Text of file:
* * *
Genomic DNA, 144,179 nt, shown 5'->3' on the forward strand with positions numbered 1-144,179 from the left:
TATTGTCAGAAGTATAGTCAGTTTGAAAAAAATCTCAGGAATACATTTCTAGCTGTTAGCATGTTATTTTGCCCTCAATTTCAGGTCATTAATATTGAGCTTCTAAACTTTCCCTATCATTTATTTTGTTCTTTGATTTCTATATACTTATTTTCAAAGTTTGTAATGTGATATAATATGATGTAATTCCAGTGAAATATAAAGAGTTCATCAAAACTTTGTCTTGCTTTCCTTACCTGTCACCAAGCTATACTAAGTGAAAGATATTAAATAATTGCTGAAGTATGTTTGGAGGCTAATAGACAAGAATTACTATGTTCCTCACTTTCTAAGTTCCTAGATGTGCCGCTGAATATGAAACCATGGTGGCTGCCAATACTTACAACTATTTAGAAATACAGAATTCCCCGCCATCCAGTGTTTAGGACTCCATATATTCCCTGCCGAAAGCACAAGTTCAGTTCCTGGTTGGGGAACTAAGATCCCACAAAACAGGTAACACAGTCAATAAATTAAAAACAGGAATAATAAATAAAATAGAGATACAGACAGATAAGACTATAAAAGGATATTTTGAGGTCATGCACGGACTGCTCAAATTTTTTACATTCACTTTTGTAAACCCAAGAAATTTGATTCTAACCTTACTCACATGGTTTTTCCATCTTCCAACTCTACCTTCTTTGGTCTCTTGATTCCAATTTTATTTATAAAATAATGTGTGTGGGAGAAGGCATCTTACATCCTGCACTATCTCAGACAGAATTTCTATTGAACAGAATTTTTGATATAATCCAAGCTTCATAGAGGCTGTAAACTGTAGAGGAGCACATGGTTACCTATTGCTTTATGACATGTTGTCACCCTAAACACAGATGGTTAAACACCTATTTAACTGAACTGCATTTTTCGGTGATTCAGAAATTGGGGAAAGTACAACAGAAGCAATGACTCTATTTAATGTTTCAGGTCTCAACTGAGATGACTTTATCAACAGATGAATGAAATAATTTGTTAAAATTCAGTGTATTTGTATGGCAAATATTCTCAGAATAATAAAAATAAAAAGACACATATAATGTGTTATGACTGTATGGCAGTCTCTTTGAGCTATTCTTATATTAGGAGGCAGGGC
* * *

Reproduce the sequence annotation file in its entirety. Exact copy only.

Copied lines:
Genomic DNA, 144,179 nt, shown 5'->3' on the forward strand with positions numbered 1-144,179 from the left:
TATTGTCAGAAGTATAGTCAGTTTGAAAAAAATCTCAGGAATACATTTCTAGCTGTTAGCATGTTATTTTGCCCTCAATTTCAGGTCATTAATATTGAGCTTCTAAACTTTCCCTATCATTTATTTTGTTCTTTGATTTCTATATACTTATTTTCAAAGTTTGTAATGTGATATAATATGATGTAATTCCAGTGAAATATAAAGAGTTCATCAAAACTTTGTCTTGCTTTCCTTACCTGTCACCAAGCTATACTAAGTGAAAGATATTAAATAATTGCTGAAGTATGTTTGGAGGCTAATAGACAAGAATTACTATGTTCCTCACTTTCTAAGTTCCTAGATGTGCCGCTGAATATGAAACCATGGTGGCTGCCAATACTTACAACTATTTAGAAATACAGAATTCCCCGCCATCCAGTGTTTAGGACTCCATATATTCCCTGCCGAAAGCACAAGTTCAGTTCCTGGTTGGGGAACTAAGATCCCACAAAACAGGTAACACAGTCAATAAATTAAAAACAGGAATAATAAATAAAATAGAGATACAGACAGATAAGACTATAAAAGGATATTTTGAGGTCATGCACGGACTGCTCAAATTTTTTACATTCACTTTTGTAAACCCAAGAAATTTGATTCTAACCTTACTCACATGGTTTTTCCATCTTCCAACTCTACCTTCTTTGGTCTCTTGATTCCAATTTTATTTATAAAATAATGTGTGTGGGAGAAGGCATCTTACATCCTGCACTATCTCAGACAGAATTTCTATTGAACAGAATTTTTGATATAATCCAAGCTTCATAGAGGCTGTAAACTGTAGAGGAGCACATGGTTACCTATTGCTTTATGACATGTTGTCACCCTAAACACAGATGGTTAAACACCTATTTAACTGAACTGCATTTTTCGGTGATTCAGAAATTGGGGAAAGTACAACAGAAGCAATGACTCTATTTAATGTTTCAGGTCTCAACTGAGATGACTTTATCAACAGATGAATGAAATAATTTGTTAAAATTCAGTGTATTTGTATGGCAAATATTCTCAGAATAATAAAAATAAAAAGACACATATAATGTGTTATGACTGTATGGCAGTCTCTTTGAGCTATTCTTATATTAGGAGGCAGGGC